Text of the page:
. Investment in development sectors remain weak
Global foreign direct investment (FDI) flows showed a strong rebound in 2021, up 77% to an estimated $1.65 trillion, from $929 billion in 2020, surpassing their pre-COVID-19 level, according to UNCTAD’s Investment Trends Monitor released yesterday.
Of the total increase in global FDI flows in 2021 ($718 billion), more than $500 billion, or almost three quarters, was recorded in developed economies.
The United Nations Conference on Trade and Development added that developing economies, especially the least developed countries (LDCs), saw more modest recovery growth.
The Investment Monitor also showed that inflows in Africa also rose. “Most recipients across the continent saw a moderate rise in FDI; the total for the region more than doubled, inflated by a single intra-firm financial transaction in South Africa in the second half of 2021,” it said.
Commenting, UNCTAD Secretary-General, Rebeca Grynspan, said: “Recovery of investment flows to developing countries is encouraging, but stagnation of new investment in least developed countries in industries important for productive capacities, and key Sustainable Development Goals (SDG) sectors – such as electricity, food or health – is a major cause for concern.”
Indeed, the recovery of investment flows to sectors relevant to the SDGs in developing economies, which suffered significantly during the pandemic with double-digit declines across almost all sectors, remains fragile.
The combined value of announced greenfield investments and project finance deals rose by 55%, but mostly because of a small number of very large deals in the renewables sector.
The number of SDG-relevant investment projects in developing economies rose by only 11%. Renewable energy and utilities continue to be the strongest growth sectors, especially through international project finance.
In LDCs, the trend in SDG-relevant investment is less favourable. SDG investment project numbers in LDCs declined by a further 17%, after the 30% fall in 2020. Total project values increased by about 20% due to a single large renewable energy project.
Looking at investment trends in LDCs through the lens of productive capacity development highlights structural weaknesses and shows that several sectors have been hit hard by the pandemic.
Investment projects important for private sector development and structural change have partly dried up – exacerbating the downturn in natural capital (extractive) projects, traditionally an important part of investment in many LDCs.
Recovery of investment flows to developing countries is encouraging, but stagnation of new investment in least developed countries in industries important for productive capacities, and key Sustainable Development Goals (SDG) sectors – such as electricity, food or health – is a major cause for concern.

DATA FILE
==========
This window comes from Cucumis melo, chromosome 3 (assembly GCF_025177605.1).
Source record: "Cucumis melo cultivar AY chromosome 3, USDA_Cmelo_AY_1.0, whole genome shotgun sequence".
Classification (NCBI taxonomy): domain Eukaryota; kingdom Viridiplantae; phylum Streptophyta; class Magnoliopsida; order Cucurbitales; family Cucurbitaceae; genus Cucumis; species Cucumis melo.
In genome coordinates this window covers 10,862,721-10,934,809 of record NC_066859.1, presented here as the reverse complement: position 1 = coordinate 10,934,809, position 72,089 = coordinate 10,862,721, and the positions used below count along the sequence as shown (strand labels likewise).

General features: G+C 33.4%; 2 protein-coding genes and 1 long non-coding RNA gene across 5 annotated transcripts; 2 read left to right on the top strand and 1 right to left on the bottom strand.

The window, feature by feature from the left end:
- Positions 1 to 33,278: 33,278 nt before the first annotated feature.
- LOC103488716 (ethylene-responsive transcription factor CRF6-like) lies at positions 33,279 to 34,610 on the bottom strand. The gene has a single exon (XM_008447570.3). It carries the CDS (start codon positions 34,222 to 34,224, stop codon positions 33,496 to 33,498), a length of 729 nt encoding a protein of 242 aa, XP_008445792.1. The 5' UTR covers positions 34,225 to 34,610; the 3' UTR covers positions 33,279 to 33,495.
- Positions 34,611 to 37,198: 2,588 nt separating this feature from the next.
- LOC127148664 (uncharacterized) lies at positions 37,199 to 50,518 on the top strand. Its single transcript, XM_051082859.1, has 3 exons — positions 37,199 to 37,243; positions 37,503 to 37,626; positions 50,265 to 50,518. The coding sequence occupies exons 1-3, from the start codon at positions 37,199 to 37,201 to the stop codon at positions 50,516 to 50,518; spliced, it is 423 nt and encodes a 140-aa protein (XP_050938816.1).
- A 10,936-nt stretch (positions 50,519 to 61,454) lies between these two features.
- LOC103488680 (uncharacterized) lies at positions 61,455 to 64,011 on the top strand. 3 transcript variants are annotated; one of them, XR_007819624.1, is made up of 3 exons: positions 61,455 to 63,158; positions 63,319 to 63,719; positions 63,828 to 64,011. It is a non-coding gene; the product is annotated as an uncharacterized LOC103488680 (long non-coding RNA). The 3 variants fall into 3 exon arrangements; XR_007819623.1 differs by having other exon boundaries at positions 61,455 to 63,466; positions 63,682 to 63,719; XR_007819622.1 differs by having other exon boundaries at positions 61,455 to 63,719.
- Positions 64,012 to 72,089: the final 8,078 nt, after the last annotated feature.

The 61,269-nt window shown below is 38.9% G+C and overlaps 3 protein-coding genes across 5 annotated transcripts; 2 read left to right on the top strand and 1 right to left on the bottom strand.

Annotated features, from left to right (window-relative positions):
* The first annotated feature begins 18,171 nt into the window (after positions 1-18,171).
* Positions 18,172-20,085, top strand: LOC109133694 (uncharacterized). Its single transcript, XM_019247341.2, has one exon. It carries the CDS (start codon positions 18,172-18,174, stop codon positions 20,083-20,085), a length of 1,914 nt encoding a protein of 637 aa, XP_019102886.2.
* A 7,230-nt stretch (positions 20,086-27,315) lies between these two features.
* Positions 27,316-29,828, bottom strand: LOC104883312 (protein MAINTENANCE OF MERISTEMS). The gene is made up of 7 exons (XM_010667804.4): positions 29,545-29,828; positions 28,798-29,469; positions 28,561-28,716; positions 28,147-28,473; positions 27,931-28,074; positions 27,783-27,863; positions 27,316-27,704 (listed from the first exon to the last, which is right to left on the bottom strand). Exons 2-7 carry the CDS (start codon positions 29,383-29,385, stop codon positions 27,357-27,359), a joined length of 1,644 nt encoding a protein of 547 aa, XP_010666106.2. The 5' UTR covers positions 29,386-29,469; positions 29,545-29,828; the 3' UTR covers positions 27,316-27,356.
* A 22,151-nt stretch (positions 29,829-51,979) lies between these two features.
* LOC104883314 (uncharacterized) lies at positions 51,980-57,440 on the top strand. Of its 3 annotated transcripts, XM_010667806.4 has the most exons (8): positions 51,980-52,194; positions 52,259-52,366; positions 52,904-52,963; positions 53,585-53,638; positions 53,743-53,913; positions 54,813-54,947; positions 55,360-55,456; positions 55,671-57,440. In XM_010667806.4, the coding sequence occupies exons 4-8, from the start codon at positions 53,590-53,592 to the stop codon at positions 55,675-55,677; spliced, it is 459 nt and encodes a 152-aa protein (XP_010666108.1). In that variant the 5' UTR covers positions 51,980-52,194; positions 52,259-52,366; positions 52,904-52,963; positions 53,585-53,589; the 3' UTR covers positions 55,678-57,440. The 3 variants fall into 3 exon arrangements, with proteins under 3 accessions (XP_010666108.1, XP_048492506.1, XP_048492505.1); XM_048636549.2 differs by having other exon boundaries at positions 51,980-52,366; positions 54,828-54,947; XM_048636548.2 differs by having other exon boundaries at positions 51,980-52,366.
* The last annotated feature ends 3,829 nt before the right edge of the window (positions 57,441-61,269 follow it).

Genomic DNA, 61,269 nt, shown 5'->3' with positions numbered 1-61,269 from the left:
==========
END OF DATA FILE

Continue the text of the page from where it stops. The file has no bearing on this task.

Developed economies saw the biggest rise by far, with FDI reaching an estimated $777 billion in 2021 – three times the exceptionally low level in 2020, the report shows.
In Europe, more than 80% of the increase in flows was due to large swings in conduit economies. Inflows in the United States more than doubled, with the increase entirely accounted for by a surge in cross-border mergers and acquisitions (M&As).
FDI flows in developing economies increased by 30% to nearly $870 billion, with a growth acceleration in East and South-East Asia (+20%), a recovery to near pre-pandemic levels in Latin America and the Caribbean, and an uptick in West Asia.
Confidence in infrastructure
The report says investor confidence is strong in infrastructure sectors, supported by favourable long-term financing conditions, recovery stimulus packages and overseas investment programmes.
The new UNCTAD estimates further show that infrastructure finance rose due to recovery stimulus packages, while greenfield investment activity remains weak across industrial sectors.
International project finance deals were up 53% in number and 91% in value, with sizeable increases in most high-income regions and in Asia and Latin America and the Caribbean.
In contrast, investor confidence in industry and global value chains remains weak. Greenfield investment project announcements were practically flat (-1% in number, +7% in value). The number of new projects in global value chains (GVCs)-intensive industries such as electronics fell further.
In other sectoral trends, greenfield investment activity remains 30% below pre-pandemic levels on average across industrial sectors. Only the information and communication (digital) sector has fully recovered.
Project finance in infrastructure now exceeds pre-pandemic levels across most sectors. Project numbers are up most in renewable energy and industrial real estate.
The boom in cross-border mergers and acquisitions (M&As) is most pronounced in services, while the number of deals in information and communication increased by more than 50% to a quarter of the total.
The outlook for global FDI in 2022 is positive, according to the report. The 2021 rebound growth rate is unlikely to be repeated.